Product DetailsOn the Avenue Director Roy Del Ruth and singing star Dick Powell were raided from the Warner Bros. stables for this frothy musical comedy that features a wonderful collection of Irving Berlin songs, including "I've Got My Love to Keep Me Warm" and "Slumming on Park Avenue." Powell stars as Broadway impresario Gary Blake, who is busy putting together his latest Broadway musical starring the Ritz Brothers (as themselves) and musical comedy star Mona Merrick (Alice Faye). Mona's role as "The Richest Girl in the World" is a blunt burlesque of Park Avenue socialite Mimi Caraway (Madeleine Carroll), who catches a performance and becomes enraged at the not-so-subtle ribbing. Mimi goes backstage to protest Mona's performance to Gary, who is immediately attracted to Mimi and agrees to tone down the role. Unfortunately, Mona, who was once Gary's girlfriend, has other ideas. When Mimi and her family come to the next performance, they are shocked to discover Mona's character is even more nasty and self-centered than before. In retaliation, Mimi and her family buy out the production and Mimi makes changes that even the moony Gary objects to. Pin Up Girl Despite the film's title, Pin-Up Girl offers surprisingly few glimpses of the famed Betty Grable "gams." This lively Technicolor musical casts Gable as Lorrie Jones, secretary at a USO canteen frequented by handsome servicemen. Falling in love with war hero Tommy Dooley (John Harvey), Lorrie contrives to be near him wherever he goes by posing as a world-famous Broadway star. As a result, she is hired as a USO entertainer -- and becomes a star for real. Despite considerable competition from such veteran funsters as Joe E. Brown and Martha Raye, the film's comic honors are stolen by Dorothea Kent, cast as Lorrie's bespectacled, man-hungry best pal. Choreographed by Hermes Pan, the dance numbers in Pin-Up Girl are among Betty Grable's best, especially "I'll be Marching to a Love Song" -- portions of which later showed up in the patriotic two-reeler The All-Star Bond Rally. Something For the Boys The Cole Porter Broadway musical Something for the Boys was brought to the screen by 20th Century Fox with three new non-Porter tunes thrown in. The dated libretto (by Herbert and Dorothy Fields) involves a crumbling Southern plantation which is converted into a home for servicemen's wives. Running the operation are three cousins: Michael O'Shea, Vivian Blaine, and, from the South American branch of the family, Carmen Miranda. When money runs out, the threesome contrive to put on a fundraising show -- which of course looks far too expensive to break even, but since Carmen Miranda's in the picture, who knows. Perry Como makes his movie debut in Something for the Boys singing a handful of pleasant songs, while Judy Holliday shows up in a funny bit as a defense-plant welder with peculiar dental problems. You're in the Navy Now Lee Marvin and Charles Bronson (billed under his birth name Charles Buchinski) make their big screen debuts in this lively war-time comedy set aboard the naval prototype steamship the U.S.S. Teakettle. The Navy places rookie officer Gary Cooper in charge of testing the experimental patrol boat. Unfortunately, they assign him a crew that is even less experienced than he, and comical chaos ensues. Originally titled after the ship, the film was retitled You're in the Navy Now, because the producers thought it snappier.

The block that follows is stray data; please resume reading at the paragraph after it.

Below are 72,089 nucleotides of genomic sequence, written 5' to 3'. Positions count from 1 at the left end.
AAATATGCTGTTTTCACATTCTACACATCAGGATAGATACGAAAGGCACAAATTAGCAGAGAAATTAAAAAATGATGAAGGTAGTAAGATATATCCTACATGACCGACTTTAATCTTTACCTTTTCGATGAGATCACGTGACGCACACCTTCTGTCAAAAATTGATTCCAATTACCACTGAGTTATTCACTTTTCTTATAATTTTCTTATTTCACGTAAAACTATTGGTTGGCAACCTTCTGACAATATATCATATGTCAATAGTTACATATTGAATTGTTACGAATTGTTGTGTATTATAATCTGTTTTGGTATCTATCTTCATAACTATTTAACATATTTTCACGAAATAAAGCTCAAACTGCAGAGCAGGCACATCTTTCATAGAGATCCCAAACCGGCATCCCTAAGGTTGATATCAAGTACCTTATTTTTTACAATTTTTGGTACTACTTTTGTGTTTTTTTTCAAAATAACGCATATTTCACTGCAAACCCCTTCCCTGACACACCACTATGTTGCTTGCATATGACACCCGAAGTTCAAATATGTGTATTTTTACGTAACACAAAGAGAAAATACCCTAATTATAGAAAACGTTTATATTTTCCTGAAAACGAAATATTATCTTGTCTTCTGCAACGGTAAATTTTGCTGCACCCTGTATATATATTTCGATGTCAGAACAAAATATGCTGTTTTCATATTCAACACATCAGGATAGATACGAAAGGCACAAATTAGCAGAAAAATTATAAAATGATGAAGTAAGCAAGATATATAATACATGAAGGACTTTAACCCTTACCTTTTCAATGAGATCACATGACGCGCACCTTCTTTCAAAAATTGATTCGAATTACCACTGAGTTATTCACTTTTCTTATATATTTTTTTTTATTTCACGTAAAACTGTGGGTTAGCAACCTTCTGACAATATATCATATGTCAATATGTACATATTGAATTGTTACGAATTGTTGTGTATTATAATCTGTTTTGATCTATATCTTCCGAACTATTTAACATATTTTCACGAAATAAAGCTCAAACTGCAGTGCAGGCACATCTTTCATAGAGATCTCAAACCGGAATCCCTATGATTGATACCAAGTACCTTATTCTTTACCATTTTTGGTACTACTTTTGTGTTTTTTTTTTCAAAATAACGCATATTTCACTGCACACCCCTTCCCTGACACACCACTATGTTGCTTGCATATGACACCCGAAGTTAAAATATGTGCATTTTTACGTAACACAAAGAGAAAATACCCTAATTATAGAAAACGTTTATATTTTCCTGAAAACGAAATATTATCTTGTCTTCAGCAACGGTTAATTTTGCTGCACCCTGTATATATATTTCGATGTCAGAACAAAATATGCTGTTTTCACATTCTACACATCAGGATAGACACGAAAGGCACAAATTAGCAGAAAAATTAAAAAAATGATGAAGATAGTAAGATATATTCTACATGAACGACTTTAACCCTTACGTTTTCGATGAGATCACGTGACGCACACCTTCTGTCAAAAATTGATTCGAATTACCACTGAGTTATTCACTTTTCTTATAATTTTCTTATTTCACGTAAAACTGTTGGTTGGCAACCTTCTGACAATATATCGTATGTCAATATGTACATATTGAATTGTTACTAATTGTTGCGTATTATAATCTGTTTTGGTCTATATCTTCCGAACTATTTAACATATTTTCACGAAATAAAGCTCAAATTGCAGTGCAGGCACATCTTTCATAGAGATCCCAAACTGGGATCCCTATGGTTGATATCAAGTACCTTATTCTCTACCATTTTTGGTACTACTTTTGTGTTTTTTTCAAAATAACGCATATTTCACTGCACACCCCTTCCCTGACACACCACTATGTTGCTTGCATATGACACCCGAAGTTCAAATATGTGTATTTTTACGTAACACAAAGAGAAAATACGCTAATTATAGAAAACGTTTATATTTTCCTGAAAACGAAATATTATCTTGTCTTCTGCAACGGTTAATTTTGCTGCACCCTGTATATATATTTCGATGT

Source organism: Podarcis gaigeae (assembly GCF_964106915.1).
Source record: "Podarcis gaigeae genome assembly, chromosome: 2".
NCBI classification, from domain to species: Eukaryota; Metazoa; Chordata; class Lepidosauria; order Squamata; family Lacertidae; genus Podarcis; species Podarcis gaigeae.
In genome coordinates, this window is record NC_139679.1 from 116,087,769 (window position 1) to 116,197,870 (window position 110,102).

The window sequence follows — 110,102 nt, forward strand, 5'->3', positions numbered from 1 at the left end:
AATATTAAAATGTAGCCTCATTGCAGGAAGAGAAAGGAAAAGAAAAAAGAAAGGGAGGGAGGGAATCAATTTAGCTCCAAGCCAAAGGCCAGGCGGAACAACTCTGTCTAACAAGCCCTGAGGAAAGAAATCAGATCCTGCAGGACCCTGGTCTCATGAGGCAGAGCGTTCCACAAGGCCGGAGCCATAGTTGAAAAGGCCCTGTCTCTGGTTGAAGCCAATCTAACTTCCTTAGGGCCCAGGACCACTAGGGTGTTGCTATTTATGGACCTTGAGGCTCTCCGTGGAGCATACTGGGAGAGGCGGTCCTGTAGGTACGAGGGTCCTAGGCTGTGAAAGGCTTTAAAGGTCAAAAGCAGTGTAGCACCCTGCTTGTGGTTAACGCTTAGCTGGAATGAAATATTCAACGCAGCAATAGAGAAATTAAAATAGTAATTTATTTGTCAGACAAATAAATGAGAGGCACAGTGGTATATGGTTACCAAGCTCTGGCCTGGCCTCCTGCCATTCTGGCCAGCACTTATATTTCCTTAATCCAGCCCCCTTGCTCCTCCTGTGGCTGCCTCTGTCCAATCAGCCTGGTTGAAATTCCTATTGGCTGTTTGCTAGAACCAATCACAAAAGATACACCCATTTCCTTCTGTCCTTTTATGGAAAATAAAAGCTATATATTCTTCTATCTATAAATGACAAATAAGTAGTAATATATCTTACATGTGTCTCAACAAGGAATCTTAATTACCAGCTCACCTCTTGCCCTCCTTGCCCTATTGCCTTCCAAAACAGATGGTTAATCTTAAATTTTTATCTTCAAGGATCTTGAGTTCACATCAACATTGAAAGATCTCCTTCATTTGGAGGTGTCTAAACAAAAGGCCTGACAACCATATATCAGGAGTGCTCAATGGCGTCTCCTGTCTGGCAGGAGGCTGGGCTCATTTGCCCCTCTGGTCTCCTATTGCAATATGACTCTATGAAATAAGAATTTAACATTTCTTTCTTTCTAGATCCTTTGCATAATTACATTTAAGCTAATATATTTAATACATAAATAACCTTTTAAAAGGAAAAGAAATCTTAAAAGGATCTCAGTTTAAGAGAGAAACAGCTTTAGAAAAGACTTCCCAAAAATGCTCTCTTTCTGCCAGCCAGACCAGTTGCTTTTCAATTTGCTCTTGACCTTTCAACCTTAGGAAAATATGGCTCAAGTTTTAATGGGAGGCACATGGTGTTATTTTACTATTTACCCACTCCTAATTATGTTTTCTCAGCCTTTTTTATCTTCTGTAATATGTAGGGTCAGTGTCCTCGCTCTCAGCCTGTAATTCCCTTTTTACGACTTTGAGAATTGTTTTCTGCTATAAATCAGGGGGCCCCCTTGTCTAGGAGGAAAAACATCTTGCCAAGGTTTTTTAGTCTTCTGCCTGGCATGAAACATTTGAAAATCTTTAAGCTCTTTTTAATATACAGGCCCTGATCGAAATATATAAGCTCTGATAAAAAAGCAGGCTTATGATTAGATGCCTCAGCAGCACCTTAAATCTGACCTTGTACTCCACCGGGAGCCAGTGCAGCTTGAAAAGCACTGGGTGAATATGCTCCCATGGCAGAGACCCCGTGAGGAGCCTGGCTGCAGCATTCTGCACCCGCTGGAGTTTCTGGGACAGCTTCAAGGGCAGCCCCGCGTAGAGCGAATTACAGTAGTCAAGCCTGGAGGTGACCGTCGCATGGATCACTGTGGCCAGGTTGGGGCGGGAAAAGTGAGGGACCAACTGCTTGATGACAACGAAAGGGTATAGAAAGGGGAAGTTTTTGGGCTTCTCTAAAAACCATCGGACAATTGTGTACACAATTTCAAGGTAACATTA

No store comments are currently available for this product
How many would you like? (please only fill in space with numbers, not letters)